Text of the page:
Wednesday, August 28, 2013

August 23 & 25

The Stormy Petrel II headed up to Wanchese, NC for our final trips of the summer on Thursday August 22.  Typically, the prevailing winds in the summer are from the SW, making Oregon Inlet the perfect place to run late summer trips since there is cooler green water right offshore, and the warm Gulf Stream waters are not too far out of reach for a day trip.  Friday the 23rd was the first of three days we planned to run from Wanchese, and the day began with some breeze but the winds were never more than 10 or 15 kts from the WSW.  There were reports of large groups of shearwaters east of the inlet in the green water, so the decision was made to head out there and maybe a White-faced Storm-Petrel would show up!  We passed two Leatherback Turtles on the way out in the morning, but we did not encounter much to suggest good concentrations of birds.  The three expected shearwaters were present, Cory's, Great, & Audubon's, plus a few Wilson's Storm-Petrels, but not really in the numbers we had hoped for.

A map of the sea surface temperature off of Cape Hatteras showed a nice edge south of where we were and Brian decided to go for it.  We picked up speed and headed toward the Gulf Stream hoping to find some additional species and more life.  By 1030 we were in a small pod of Pilot Whales and things were looking up!  While we did not get into the hot Gulf Stream water until midday, we added Red-necked Phalarope and Bridled Tern to the list before noon.  The phalaropes were found along a line of sargassum, and we slowly cruised by flock after flock on the water.  Soon after 1200, in the warmer water, we finally had a glimpse of a Band-rumped Storm-Petrel, shortly followed by a Black-capped Petrel!  Wilson's Storm-Petrel numbers were fair all day and we ended up seeing nine Band-rumpeds over the course of the afternoon!  Pilot Whales were popping up around us most of the day and we even encountered some Bottlenose Dolphins in the afternoon.  The time to head for home came earlier than we're used to in Hatteras because we were such a long way from the inlet, but the seas were quite calm by the end of the day and we spotted several Leatherbacks on the way in.  At one point we had a couple surrounded by a small pod of Atlantic Spotted Dolphins - very cool to see.  We had never before seen 10 Leatherbacks in a day on one of our trips, so while we did not encounter any rare seabirds, we still had a record breaking day!

Saturday morning it was much windier than anticipated, the wind had shifted overnight to ENE and picked up.  Although we knew a front was moving through, the forecast was for the wind to really pick up Saturday night into Sunday morning.  Brian made the decision before we even reached the marina to cancel the trip on Saturday and try for an alternate plan.  He would run the boat back to Hatteras Saturday and we would run Sunday's trip down there, weather permitting.  The weather would not permit us to run either day from Oregon Inlet which faces east - the ever freshening winds from the northeast meant the inlet could possibly be closed out by breakers.  Hatteras Inlet, however, faces south and we have the cape to the north protecting the nearshore waters from northerly wind and swell.  Our participants were adaptable and we even had a few join us at the last minute for the alternate trip, so 13 were at Hatteras Landing Marina ready to go on Sunday morning.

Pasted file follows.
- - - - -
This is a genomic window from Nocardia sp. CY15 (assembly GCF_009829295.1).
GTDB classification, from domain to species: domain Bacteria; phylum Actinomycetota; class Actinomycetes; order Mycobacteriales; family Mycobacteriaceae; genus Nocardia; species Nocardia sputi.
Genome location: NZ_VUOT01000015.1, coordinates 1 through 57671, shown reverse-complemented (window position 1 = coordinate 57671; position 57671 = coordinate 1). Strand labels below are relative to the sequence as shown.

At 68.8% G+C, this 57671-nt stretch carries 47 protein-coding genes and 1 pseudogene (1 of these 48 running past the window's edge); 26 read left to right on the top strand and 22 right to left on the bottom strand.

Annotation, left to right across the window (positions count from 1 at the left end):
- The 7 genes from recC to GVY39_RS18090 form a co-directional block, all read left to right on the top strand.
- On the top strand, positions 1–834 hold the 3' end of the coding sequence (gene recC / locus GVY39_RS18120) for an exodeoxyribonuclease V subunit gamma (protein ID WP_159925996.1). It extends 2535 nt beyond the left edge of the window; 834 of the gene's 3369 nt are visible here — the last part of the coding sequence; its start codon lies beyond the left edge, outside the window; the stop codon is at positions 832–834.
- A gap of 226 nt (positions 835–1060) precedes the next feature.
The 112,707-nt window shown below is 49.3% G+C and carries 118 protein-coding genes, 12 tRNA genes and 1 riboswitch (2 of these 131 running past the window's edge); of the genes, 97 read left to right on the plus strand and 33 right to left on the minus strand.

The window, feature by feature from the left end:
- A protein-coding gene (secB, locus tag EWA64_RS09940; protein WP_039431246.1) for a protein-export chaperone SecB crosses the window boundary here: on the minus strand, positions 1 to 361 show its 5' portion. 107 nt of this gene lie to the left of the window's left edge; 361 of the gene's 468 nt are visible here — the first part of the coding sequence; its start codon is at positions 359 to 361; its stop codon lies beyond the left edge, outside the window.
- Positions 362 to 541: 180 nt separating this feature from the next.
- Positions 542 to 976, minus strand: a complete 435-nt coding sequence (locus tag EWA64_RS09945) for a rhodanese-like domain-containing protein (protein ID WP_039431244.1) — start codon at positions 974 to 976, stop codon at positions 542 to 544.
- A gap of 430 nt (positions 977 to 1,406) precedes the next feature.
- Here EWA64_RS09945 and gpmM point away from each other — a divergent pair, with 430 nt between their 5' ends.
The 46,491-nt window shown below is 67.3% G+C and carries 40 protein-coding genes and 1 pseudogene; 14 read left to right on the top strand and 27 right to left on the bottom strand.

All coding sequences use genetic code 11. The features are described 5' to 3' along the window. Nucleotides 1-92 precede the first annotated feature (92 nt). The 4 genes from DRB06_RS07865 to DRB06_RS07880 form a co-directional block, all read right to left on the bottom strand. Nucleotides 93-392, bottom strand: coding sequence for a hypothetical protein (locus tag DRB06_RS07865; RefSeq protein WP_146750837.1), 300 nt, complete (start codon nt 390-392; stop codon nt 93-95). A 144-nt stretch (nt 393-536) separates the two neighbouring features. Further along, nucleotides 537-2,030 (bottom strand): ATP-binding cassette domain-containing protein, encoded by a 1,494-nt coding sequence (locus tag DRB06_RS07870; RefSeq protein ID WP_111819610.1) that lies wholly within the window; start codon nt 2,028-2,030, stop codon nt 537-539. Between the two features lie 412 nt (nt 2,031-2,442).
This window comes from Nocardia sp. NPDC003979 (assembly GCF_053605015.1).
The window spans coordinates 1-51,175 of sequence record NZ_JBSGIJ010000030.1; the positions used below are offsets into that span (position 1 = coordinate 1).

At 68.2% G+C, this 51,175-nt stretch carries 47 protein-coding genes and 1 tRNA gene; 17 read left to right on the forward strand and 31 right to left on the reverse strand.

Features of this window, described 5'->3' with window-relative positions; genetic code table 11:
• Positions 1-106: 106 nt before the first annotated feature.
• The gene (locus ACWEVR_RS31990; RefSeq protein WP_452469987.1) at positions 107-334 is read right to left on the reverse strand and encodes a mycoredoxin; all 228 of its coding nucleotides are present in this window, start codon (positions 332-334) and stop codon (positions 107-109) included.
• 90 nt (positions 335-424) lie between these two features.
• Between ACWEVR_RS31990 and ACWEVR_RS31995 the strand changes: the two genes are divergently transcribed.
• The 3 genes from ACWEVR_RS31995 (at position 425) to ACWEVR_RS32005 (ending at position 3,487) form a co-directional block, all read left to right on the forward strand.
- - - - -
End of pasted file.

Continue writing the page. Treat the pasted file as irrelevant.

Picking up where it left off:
The seas were righteous by the time we reached the hot water, which was close in just 120 feet of water!  When the wind is against the current like it was on Sunday, it can cause the waves to really stand up - it was good that we did not hit any really fast current where we were on Sunday!  The birds were there, as expected!  Right off the bat we were in feeding flocks of mostly Cory's Shearwaters with some Great & Audubon's flying around as well!  It was spectacular!  While numbers of Wilson's were not very high, shearwaters and Black-capped Petrels made up for it - just the sheer spectacle was worth the trip out there!  Conditions were not the easiest for spotting and staying on birds since the waves were high and the birds were moving at high rates of speed in the troughs, but they were flying high and pretty close to the boat, so it was all relative.  Just before one o'clock, we had Black-capped Petrels flying like storm-petrels in the chum; Tom Johnson spotted the bird of the day: a Trindade Petrel!  It flew up the slick and then away.  Most people who were outside had a pretty good look at the bird before it became a distant dark gadfly behind some Black-cappeds and disappeared.  We also had at least one Pomarine Jaeger make a close pass and a young Long-tailed Jaeger, fresh from the tundra, flew right into the stern for everyone to see!  So, while it may have been a little bumpy, it was worth it to be out there in the elements - and to see the birds behave so naturally in the wind, while we humans are so grounded...

Thanks to everyone who joined us over the last long weekend of the summer, and thanks also to everyone who was flexible enough to make it possible for us to run on Sunday from Hatteras!  Lev Frid (The Spruce Blog) joined us to help lead both trips this weekend, and we finally saw longtime friend & our most enthusiastic leader, Jamie Cameron, for Sunday's trip.  Tom Johnson helped us out on Sunday as well.  Thank you to Lev, Tom, and Jeff Lemons for letting us use some of their photos here!  (9/3/2013) Here is a link to Lev's post about the trips on August 23 & 25

Friday morning's sunrise on the way to Bonner Bridge (over Oregon Inlet) (photo by Lev Frid)
 Sunday's Trindade Petrel - an intermediate individual
 Black-capped Petrel with some chum
 Black-capped Petrel - 2 photos
Audubon's Shearwater
 one of the feeding flocks seen on Sunday's trip
probable Scopoli's Shearwater (photo by Lev Frid)
 Wilson's Storm-Petrels
Red-necked Phalaropes (photo by Lev Frid)
Juvenile Long-tailed Jaeger
 Atlantic Short-finned Pilot Whale (photo by Lev Frid)
 Leatherback Turtle (photo by Lev Frid)
We had some breathtaking views out there this weekend! (photo by Lev Frid)

Monday, August 19, 2013

August 16, 17, 18, 2013